Moms trying to have a Hollywood career and fulfill the needs of their family are often on their own to juggle childcare with on-set responsibilities and figure out a way to make the balance work. Now, a new organization called Moms in Film aims to support mothers in the film and television industry by providing community, advocacy, and funding. Mayim recently interviewed Mathilde Dratwa, founder of Moms in Films, and Christy Lamb, MIF’s director of strategy and development, about the situation for moms on set and how men and women can work together to change it.
Mayim Bialik: How did Moms in Film come about?
Mathilde Dratwa: I had a baby and I’m a filmmaker and realized it’s really, really hard to juggle both. I wrote an article about it and people responded to what I was saying and Christy was one of them. She immediately said she wanted to become my partner. Christy is in LA and I am in New York and we started doing meet-ups with established filmmaker moms in the industry who have shared insights with us about their needs and the challenges of juggling both of these roles. One of the key issues that kept coming up was the need for childcare: our first program as an organization was to pilot the Wee Wagon, a mobile childcare trailer that can be used both on set and at film festivals, so that there is a play base where children to play while their parents are working near by.
MB: What a fantastic idea. I read that the Wee Wagon was present at the South by Southwest festival, to help moms with childcare, provide a place for quiet nursing or to connect with other industry moms at the festival. Talk a little bit about what the process has been like and what the plans are for Moms In Film going forward.
Christy Lamb: The Wee Wagon is probably one of the most forward-facing public advocacy tools that we have in motion. We are looking at the Wee Wagon model right now as something we can utilize on set, on studio lots, or locations, for larger feature motion pictures, by way of establishing those relationships with larger projects, ideally in production as well as presentation in film festival settings. We’ll be able to offset smaller scope launches, as well, for independent projects and independent festivals. Both of these models, I hope, will be available for some advocacy and lobbying around; we hope to spread some love and put into motion in place to get tax incentives., so these can be utilized on set. This is probably one of the more practical solutions that we have come across, and so we are looking to utilize the Wee Wagon in the larger strategy to retain parents in the film industry and to support parent-friendly practices. And also, we are in the process of getting our own non-profit status in place.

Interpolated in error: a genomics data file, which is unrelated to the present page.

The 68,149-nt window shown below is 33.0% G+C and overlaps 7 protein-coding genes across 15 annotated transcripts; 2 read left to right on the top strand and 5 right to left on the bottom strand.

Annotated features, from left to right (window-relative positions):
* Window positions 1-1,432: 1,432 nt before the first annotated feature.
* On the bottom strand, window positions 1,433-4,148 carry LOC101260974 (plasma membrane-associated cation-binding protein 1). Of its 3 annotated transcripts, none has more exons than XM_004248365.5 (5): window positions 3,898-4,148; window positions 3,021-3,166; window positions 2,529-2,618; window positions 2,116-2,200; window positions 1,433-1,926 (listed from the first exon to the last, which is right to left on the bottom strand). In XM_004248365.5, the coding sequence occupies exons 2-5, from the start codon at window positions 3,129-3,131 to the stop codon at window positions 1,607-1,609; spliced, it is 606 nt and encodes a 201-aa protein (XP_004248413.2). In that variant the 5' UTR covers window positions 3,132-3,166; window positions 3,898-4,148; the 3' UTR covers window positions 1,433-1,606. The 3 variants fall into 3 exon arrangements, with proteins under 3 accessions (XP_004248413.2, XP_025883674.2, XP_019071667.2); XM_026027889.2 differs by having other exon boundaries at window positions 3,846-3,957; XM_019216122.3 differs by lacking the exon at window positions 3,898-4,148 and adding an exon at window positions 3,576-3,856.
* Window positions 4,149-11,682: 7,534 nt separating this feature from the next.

MB: I went back to acting after my second son was born, and we would all have to go to auditions as a family, with me leaving an unhappy breastfeeding baby, a toddler and an unhappy then-husband in the car while I auditioned.
MD: I’m from Belgium, so as an immigrant here really, I was shocked by the lack of provisions in place to support parents. A lot of European countries have some sort of paid maternity leave even for freelancers, which is an amazing progressive system that supports artists. So, to me, coming here from somewhere else, I realized that this country has given me a lot of amazing things, but one area where I think a lot of progress can be made is in caring for parents and families.
When I started doing research I realized that the companies that do provide really parent-friendly practices, like Patagonia for example, has this amazing on-site child care and what they noticed was that they retain a hundred percent of mothers, and that parents of both sexes are incredibly satisfied with their jobs. So tending to family needs at work benefits parents of both genders and there is also a direct link to gender equality. A lot of people talk about gender inequality in film and I think that conversation has to go hand-in-hand with what are the parent-friendly practices that we can offer. That is part of why there aren’t enough women. Who doesn’t want an industry – whether it’s film or something else- and who doesn’t want a society where families are happy?
This shift requires women in leadership positions to ask for these provisions, or else we won’t see them happen. And it requires men to put some infrastructure in place because men are largely who are being listened to.
I had a meeting at a children’s museum recently, and the people who work at the children’s museums kids are in daycare far away. It doesn’t matter what field you’re working in, the proximity to your children and the time spent [is important].
MB: Working with a toddler and infant was a real challenge for me so what you are doing really touches me as a mom, and as someone who sees an industry that has shifted a lot in terms of the demographic – so many people have kids now and want to bring them to work! I really appreciate so much what you are doing. My hope is that everyone who wants to do production has access to this.
MD AND CL: We’re thrilled that you are interested. Thank you!